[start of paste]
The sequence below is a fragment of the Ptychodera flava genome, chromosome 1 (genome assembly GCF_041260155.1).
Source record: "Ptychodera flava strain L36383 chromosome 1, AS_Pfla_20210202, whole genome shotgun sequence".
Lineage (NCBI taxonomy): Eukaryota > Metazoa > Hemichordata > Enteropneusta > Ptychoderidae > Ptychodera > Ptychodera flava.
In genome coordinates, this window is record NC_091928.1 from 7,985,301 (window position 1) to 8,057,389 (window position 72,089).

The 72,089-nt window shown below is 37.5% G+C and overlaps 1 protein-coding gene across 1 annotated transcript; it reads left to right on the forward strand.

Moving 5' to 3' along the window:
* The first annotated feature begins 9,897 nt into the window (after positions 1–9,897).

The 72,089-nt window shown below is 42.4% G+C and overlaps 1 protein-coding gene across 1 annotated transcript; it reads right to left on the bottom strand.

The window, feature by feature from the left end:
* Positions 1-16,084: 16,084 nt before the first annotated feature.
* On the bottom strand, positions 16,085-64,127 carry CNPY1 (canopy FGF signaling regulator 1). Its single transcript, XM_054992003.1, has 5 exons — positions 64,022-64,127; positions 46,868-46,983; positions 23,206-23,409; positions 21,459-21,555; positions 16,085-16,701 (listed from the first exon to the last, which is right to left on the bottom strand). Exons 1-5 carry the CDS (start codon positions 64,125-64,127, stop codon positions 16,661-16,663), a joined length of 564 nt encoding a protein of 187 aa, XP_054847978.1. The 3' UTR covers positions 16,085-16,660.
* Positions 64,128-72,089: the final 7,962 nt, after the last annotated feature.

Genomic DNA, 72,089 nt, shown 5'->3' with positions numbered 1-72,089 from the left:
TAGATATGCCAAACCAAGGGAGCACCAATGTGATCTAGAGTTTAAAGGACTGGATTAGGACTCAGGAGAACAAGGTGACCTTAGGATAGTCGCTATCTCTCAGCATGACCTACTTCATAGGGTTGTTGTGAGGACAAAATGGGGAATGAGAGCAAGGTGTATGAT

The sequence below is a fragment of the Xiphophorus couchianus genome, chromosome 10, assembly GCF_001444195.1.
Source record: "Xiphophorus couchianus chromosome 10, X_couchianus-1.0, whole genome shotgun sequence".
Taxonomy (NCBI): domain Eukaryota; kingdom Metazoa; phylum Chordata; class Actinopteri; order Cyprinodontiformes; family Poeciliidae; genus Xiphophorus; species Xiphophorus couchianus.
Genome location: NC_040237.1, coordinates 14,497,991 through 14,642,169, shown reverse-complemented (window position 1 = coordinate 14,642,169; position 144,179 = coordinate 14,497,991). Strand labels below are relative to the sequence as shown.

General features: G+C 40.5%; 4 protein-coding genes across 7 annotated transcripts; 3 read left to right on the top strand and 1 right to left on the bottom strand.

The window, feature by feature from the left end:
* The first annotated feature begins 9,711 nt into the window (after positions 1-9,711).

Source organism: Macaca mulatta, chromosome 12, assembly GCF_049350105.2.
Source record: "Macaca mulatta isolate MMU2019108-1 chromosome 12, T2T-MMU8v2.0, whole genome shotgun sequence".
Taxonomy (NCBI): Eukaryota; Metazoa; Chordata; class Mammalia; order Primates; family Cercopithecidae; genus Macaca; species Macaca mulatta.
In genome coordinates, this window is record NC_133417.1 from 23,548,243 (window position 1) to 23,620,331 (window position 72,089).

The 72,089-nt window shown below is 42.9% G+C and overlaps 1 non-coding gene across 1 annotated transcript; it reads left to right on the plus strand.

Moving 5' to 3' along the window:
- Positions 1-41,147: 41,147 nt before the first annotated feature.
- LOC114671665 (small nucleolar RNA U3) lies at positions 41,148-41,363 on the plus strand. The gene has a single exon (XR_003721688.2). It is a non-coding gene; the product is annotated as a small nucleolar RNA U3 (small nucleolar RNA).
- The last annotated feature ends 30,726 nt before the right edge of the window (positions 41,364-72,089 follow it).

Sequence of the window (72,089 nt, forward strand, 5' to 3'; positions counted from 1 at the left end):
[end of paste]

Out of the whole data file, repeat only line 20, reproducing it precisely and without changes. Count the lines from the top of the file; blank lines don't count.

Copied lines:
The window, feature by feature from the left end: